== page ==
Wednesday, February 29, 2012

RTW: February Book Faves

This Roadtrip Wednesday is Leap Day, and we're spotlighting our favorite February reads! Like some, I had a hard time choosing just one, so I'll spotlight two for you.

If you read my blog, you've probably figured out by now that I'm a late-to-the-game, raving Terry Pratchett fan. Since I picked up my first Pratchett novel I couldn't get enough. That's why my first spotlight for February is Wyrd Sisters, from Pratchett's Discworld series. This book had me laugh out loud and snicker a few times. I also got another fascinating glimpse of the denizens of the Discworld. I knew I loved the witches from their first appearance.

(Three witches circle a cauldron. Eldritch cackling.) 
"When shall we three meet again?"
"Well, I can do next Tuesday."

A satire of Macbeth, with rambling, amusing sidenotes from the author? I'm all over that! Not to mention, the Discworld itself is enough to make you raise an eyebrow and go "Huh?" - a world almost like ours, only it's flat and carried on the back of three elephants, who stand upon a huge turtle, flying silently through space. Yep. If you're going to do fantasy, do it big.

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My second spotlight for February is the long-awaited sequel to Fly By Night by Frances Hardinge called Fly Trap. I already loved Mosca Mye, the black-eyed fly-child who has a goose for a guardian and a con-man for a companion. This book puts Mosca in even more turmoil and tight spots. The plot surrounds a town that is divided into the 'day folk' and the 'nightlings' - people whose names are either "good enough for daylight" or so awful that they're cast off into the darkness where their nefarious deeds can be done without harm to the pure and good day folk.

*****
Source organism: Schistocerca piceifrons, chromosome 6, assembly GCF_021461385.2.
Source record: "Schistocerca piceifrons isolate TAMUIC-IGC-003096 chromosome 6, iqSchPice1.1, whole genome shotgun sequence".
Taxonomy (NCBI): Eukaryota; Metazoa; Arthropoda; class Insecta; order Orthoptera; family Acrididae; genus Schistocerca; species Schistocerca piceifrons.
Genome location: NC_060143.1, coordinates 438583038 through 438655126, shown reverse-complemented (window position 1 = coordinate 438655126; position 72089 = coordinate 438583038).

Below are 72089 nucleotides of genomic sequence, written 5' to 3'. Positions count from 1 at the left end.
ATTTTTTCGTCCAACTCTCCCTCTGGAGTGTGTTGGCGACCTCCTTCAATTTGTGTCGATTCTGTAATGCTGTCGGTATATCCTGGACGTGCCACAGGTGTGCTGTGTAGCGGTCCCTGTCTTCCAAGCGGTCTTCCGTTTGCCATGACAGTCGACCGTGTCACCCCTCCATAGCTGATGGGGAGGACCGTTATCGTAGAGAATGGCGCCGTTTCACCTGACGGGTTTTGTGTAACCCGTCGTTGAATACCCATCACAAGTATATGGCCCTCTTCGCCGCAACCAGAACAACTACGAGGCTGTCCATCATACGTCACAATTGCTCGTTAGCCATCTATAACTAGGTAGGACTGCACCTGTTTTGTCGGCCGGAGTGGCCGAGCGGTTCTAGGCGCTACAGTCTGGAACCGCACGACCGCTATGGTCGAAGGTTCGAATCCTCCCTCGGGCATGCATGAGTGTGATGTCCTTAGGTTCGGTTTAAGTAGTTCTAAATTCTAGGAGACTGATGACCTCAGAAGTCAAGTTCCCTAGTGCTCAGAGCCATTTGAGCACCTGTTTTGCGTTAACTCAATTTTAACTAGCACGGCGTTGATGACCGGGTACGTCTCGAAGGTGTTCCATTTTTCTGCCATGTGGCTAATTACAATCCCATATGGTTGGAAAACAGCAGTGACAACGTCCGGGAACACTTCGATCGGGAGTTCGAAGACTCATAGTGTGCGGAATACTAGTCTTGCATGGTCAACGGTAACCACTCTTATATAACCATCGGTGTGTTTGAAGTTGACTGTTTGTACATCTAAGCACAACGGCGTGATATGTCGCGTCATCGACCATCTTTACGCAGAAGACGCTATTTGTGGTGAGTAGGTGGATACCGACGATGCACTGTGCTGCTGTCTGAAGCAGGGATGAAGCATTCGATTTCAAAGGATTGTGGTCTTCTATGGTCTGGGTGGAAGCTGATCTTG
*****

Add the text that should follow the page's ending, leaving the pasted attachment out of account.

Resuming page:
Names brand you in Mosca's world - particularly in Toll, the city with two faces. There are way too many people living in the precarious Toll, and way too much superstition, fear, and prejudice. I love how Hardinge tackles the subject of prejudice and how blind it can make people. I also love how heroic Mosca and her fellows become when faced with all this blindness and superstition.

Some reviewers might say Hardinge's writing style is a bit presumptuous, with big words and incredibly rich descriptions, but I love it. Her writing has texture. You can feel, see, and smell each city and situation.

Here is the bit where Mosca's 'bad' name forces her into Toll-by-Night. 

Night air had a smell too, Mosca decided, as she heard the distant music of approaching Jinglers. Night smelled the way Havoc's songs sounded. It smelled of steel and rushlights and the marsh welcoming a misstep and anger souring like old blood. 
...
Havoc pushed at the door, and it swung open upon a silver scene, the cobbles glittering with frost stars. Once again Toll-by-Night had burst out of its captivity, like a monstrous jack from an innocent-looking box. And this time, Mosca was a part of it.

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Now that you know mine, what are your favorite books of February?


5 comments:

  1. You've officially piqued my interest in both of these. :)

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  2. First off I like the new page design. I haven't heard of those books but I'll check them out.

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  3. It's been a while since I read WYRD SISTERS, but I remember enjoying it. Good pick!

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  4. I kind of want to read Toll By Night now. Definitely need to read more Pratchett, too. :)

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  5. I love that you described her writing as having texture--sounds lovely.

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I'd love to hear what you have to say!

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